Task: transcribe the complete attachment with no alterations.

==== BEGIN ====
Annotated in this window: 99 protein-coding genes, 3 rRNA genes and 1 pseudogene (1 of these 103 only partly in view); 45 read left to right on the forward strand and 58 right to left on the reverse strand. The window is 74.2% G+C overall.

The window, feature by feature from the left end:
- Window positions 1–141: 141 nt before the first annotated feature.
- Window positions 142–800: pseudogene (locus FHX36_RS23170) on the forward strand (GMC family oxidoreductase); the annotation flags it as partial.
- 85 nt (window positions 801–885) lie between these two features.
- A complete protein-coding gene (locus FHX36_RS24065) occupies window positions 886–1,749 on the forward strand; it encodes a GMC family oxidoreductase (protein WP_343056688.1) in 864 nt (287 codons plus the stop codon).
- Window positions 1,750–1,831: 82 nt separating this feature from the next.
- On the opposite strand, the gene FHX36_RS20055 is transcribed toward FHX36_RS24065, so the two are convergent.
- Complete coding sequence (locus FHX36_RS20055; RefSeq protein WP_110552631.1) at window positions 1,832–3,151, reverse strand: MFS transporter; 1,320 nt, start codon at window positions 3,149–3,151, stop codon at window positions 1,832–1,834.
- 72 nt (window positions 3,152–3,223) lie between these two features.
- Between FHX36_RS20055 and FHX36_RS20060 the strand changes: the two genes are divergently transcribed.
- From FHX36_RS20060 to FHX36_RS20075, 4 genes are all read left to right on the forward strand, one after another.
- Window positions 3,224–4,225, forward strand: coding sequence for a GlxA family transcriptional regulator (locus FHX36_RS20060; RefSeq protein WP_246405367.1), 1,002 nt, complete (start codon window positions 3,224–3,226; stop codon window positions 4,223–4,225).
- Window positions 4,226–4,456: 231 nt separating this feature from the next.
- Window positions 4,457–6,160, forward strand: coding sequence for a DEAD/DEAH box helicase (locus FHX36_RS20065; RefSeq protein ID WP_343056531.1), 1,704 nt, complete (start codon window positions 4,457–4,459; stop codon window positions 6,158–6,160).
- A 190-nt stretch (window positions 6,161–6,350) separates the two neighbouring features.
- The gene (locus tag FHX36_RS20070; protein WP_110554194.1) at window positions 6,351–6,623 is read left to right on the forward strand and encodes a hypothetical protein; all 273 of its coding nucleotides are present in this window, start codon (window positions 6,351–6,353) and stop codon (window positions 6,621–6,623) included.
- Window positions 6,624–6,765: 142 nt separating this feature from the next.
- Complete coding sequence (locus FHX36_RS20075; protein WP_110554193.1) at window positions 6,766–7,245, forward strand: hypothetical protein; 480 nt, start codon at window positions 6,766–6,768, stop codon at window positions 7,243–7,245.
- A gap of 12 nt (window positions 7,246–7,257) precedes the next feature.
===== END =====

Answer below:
Annotated in this window: 99 protein-coding genes, 3 rRNA genes and 1 pseudogene (1 of these 103 only partly in view); 45 read left to right on the forward strand and 58 right to left on the reverse strand. The window is 74.2% G+C overall.

The window, feature by feature from the left end:
- Window positions 1–141: 141 nt before the first annotated feature.
- Window positions 142–800: pseudogene (locus FHX36_RS23170) on the forward strand (GMC family oxidoreductase); the annotation flags it as partial.
- 85 nt (window positions 801–885) lie between these two features.
- A complete protein-coding gene (locus FHX36_RS24065) occupies window positions 886–1,749 on the forward strand; it encodes a GMC family oxidoreductase (protein WP_343056688.1) in 864 nt (287 codons plus the stop codon).
- Window positions 1,750–1,831: 82 nt separating this feature from the next.
- On the opposite strand, the gene FHX36_RS20055 is transcribed toward FHX36_RS24065, so the two are convergent.
- Complete coding sequence (locus FHX36_RS20055; RefSeq protein WP_110552631.1) at window positions 1,832–3,151, reverse strand: MFS transporter; 1,320 nt, start codon at window positions 3,149–3,151, stop codon at window positions 1,832–1,834.
- 72 nt (window positions 3,152–3,223) lie between these two features.
- Between FHX36_RS20055 and FHX36_RS20060 the strand changes: the two genes are divergently transcribed.
- From FHX36_RS20060 to FHX36_RS20075, 4 genes are all read left to right on the forward strand, one after another.
- Window positions 3,224–4,225, forward strand: coding sequence for a GlxA family transcriptional regulator (locus FHX36_RS20060; RefSeq protein WP_246405367.1), 1,002 nt, complete (start codon window positions 3,224–3,226; stop codon window positions 4,223–4,225).
- Window positions 4,226–4,456: 231 nt separating this feature from the next.
- Window positions 4,457–6,160, forward strand: coding sequence for a DEAD/DEAH box helicase (locus FHX36_RS20065; RefSeq protein ID WP_343056531.1), 1,704 nt, complete (start codon window positions 4,457–4,459; stop codon window positions 6,158–6,160).
- A 190-nt stretch (window positions 6,161–6,350) separates the two neighbouring features.
- The gene (locus tag FHX36_RS20070; protein WP_110554194.1) at window positions 6,351–6,623 is read left to right on the forward strand and encodes a hypothetical protein; all 273 of its coding nucleotides are present in this window, start codon (window positions 6,351–6,353) and stop codon (window positions 6,621–6,623) included.
- Window positions 6,624–6,765: 142 nt separating this feature from the next.
- Complete coding sequence (locus FHX36_RS20075; protein WP_110554193.1) at window positions 6,766–7,245, forward strand: hypothetical protein; 480 nt, start codon at window positions 6,766–6,768, stop codon at window positions 7,243–7,245.
- A gap of 12 nt (window positions 7,246–7,257) precedes the next feature.